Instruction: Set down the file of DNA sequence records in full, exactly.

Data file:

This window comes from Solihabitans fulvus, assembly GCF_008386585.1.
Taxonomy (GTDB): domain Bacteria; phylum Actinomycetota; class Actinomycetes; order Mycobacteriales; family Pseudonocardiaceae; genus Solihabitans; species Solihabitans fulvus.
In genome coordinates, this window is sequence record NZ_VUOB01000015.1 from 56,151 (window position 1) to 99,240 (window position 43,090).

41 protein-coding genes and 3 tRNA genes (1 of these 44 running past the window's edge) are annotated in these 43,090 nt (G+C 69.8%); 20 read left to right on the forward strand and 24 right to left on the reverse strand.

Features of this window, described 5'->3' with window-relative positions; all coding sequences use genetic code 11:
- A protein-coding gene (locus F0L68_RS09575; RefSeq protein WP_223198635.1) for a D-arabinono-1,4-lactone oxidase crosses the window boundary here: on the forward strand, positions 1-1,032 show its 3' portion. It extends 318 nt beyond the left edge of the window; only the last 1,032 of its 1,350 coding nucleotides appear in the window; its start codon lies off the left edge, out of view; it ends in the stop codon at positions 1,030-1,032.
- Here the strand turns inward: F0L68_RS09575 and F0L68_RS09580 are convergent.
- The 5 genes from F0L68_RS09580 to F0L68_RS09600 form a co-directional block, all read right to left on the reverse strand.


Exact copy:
This window comes from Solihabitans fulvus, assembly GCF_008386585.1.
Taxonomy (GTDB): domain Bacteria; phylum Actinomycetota; class Actinomycetes; order Mycobacteriales; family Pseudonocardiaceae; genus Solihabitans; species Solihabitans fulvus.
In genome coordinates, this window is sequence record NZ_VUOB01000015.1 from 56,151 (window position 1) to 99,240 (window position 43,090).

41 protein-coding genes and 3 tRNA genes (1 of these 44 running past the window's edge) are annotated in these 43,090 nt (G+C 69.8%); 20 read left to right on the forward strand and 24 right to left on the reverse strand.

Features of this window, described 5'->3' with window-relative positions; all coding sequences use genetic code 11:
- A protein-coding gene (locus F0L68_RS09575; RefSeq protein WP_223198635.1) for a D-arabinono-1,4-lactone oxidase crosses the window boundary here: on the forward strand, positions 1-1,032 show its 3' portion. It extends 318 nt beyond the left edge of the window; only the last 1,032 of its 1,350 coding nucleotides appear in the window; its start codon lies off the left edge, out of view; it ends in the stop codon at positions 1,030-1,032.
- Here the strand turns inward: F0L68_RS09575 and F0L68_RS09580 are convergent.
- The 5 genes from F0L68_RS09580 to F0L68_RS09600 form a co-directional block, all read right to left on the reverse strand.